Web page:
The three documents discussed above, a Power of Attorney, Advance Health Care Directive, and a Will (or a revocable trust), are basic estate planning documents. These documents in Alaska are governed by Alaska law. There are legal requirements for these documents to be valid, and not all documents are created equal. A poorly drafted document can create many problems and hassles. Those issues generally are much harder to fix after someone is incapacitated or has passed away than prevent in the first place with good documents.

There are legal requirements for signing these documents that are proving challenging with COVID-19. Wills need two witnesses, other than holographic wills. Temporary emergency legislation in Alaska allows remote witnessing in certain circumstances with extra requirements. Trusts can be signed without a witness or notary. Powers of attorney need to be notarized. Advance Health Care Directives require either a notary or two witnesses (with further restrictions on who can witness). We are finding creative solutions for getting these documents signed and notarized while satisfying social distancing requirements and helping those in quarantine.

With these three documents in place, what else can we do? First, we can notify the people that we appoint as agents and personal representatives that we have created these documents and named them as our agents. Second, we can assemble a list of our assets, debts, monthly bills, health conditions, current medications, and other pertinent information in one central (and protected!) location for easy (but restricted!) access by our agents.

We all are pulling together in this crisis. Hopefully we all will emerge free of the coronavirus, with our families and finances intact. In the interim, there is no substitute for proper planning. Part of that planning is to assure that our affairs are in order. This assurance is as much for our benefit as for our loved ones, who usually are the ones who have to care for us and our affairs in the event of incapacity or death. They, too, are dealing with this crisis, so the least we can do is make it easier for them.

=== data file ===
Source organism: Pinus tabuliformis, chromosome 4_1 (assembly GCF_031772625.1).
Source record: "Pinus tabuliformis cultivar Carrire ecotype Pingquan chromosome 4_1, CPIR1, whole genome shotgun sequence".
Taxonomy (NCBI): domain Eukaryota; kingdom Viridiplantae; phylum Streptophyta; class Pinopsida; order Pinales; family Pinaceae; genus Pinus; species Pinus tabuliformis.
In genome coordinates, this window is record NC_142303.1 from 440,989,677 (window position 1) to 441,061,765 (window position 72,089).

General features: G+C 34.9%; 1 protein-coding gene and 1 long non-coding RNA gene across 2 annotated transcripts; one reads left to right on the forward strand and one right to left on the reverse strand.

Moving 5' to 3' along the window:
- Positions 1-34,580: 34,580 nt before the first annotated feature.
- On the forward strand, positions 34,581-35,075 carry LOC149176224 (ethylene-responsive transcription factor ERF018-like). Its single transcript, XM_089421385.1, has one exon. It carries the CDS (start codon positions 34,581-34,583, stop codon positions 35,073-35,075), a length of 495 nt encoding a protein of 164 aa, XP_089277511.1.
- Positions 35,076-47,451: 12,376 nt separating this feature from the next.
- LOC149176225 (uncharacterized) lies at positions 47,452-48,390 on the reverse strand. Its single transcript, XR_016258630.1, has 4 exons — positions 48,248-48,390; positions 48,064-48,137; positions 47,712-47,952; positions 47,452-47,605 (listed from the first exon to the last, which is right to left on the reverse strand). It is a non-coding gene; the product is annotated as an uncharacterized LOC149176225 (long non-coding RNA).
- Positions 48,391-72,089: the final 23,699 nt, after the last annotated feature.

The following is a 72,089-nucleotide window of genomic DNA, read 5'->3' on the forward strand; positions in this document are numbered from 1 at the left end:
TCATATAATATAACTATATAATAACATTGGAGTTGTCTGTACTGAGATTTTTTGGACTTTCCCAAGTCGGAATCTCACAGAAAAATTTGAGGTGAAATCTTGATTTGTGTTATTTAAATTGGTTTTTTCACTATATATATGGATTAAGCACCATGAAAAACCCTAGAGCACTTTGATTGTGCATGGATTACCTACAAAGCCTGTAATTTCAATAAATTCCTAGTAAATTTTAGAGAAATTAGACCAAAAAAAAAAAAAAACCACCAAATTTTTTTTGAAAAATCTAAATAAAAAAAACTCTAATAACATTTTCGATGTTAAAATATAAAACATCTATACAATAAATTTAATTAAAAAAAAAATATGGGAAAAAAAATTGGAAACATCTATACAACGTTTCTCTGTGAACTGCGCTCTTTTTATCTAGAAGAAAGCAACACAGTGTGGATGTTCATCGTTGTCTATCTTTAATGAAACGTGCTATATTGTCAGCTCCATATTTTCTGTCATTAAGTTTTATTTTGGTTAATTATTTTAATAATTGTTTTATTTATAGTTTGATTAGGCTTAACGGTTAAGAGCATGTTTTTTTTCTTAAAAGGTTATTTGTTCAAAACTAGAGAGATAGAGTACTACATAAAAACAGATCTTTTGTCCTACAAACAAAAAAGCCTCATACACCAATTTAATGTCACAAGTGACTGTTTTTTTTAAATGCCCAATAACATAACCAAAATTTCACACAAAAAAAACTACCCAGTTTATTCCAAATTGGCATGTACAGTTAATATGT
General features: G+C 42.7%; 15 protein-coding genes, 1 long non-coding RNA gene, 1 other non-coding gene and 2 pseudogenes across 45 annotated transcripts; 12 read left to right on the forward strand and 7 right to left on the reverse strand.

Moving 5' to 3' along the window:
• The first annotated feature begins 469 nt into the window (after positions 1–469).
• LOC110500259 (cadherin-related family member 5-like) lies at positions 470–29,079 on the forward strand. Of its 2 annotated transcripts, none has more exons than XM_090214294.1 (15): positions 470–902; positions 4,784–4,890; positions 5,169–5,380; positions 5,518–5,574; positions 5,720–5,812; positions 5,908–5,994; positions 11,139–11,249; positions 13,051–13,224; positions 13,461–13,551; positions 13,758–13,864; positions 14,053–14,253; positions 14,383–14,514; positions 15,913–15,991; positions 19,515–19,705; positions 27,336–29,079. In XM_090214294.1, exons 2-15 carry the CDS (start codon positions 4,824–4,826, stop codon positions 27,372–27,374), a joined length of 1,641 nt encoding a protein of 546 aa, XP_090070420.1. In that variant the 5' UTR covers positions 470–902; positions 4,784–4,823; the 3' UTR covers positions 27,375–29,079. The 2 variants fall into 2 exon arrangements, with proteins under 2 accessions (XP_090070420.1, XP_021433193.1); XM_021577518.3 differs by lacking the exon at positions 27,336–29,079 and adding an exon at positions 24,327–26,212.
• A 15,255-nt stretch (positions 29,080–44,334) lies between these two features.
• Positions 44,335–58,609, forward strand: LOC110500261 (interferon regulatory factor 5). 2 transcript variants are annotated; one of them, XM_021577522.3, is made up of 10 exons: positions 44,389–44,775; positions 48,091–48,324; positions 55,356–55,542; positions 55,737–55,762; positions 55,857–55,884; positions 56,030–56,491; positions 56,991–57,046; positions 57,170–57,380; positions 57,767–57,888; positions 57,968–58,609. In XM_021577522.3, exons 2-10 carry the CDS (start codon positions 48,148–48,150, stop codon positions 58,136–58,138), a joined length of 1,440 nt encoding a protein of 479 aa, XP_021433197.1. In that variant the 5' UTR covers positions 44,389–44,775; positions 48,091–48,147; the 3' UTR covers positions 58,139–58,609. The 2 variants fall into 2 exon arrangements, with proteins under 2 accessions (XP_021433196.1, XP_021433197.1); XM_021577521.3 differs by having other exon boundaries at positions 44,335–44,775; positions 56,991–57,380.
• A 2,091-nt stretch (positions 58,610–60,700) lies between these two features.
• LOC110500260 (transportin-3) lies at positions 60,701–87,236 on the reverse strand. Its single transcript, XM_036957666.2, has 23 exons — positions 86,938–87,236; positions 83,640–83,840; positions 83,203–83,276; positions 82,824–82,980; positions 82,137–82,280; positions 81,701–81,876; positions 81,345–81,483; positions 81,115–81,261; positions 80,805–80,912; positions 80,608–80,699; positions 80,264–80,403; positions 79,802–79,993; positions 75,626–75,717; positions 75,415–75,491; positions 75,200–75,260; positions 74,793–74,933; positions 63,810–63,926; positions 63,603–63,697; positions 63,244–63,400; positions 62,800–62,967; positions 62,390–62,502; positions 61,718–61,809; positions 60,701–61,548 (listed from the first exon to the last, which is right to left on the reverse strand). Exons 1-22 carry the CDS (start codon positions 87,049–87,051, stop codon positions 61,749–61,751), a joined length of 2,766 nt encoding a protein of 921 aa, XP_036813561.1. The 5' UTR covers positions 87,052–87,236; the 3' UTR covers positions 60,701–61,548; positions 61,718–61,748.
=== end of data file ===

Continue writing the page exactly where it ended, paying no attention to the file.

Abigail O’Connor

Abigail is an estate planning lawyer in Anchorage, Alaska. She is a Fellow of the American College of Trust and Estate Counsel and has an “AV” rating from Martindale-Hubbell. Abigail graduated from Albany Law School in 2008, after earning a Bachelor’s in Mathematics from Rutgers University and a Master’s in Applied Mathematics from Rensselaer Polytechnic Institute. She began practicing law in Florida with a national law firm, and moved to Alaska with her husband after discovering all the wonderful adventures that Alaska has to offer. Abigail owns O’Connor Law LLC and practices in the areas of estate planning, trust administration, probate, transfer tax, and related areas.

DISCLAIMER: This document was prepared in April 2020 for informational and educational purposes only. Dissemination of this information does not create an attorney-client relationship. This information is not legal advice and may not be relied upon as such. Every situation is unique, and individuals should consult with competent legal counsel for specific advice. This information may constitute attorney advertising.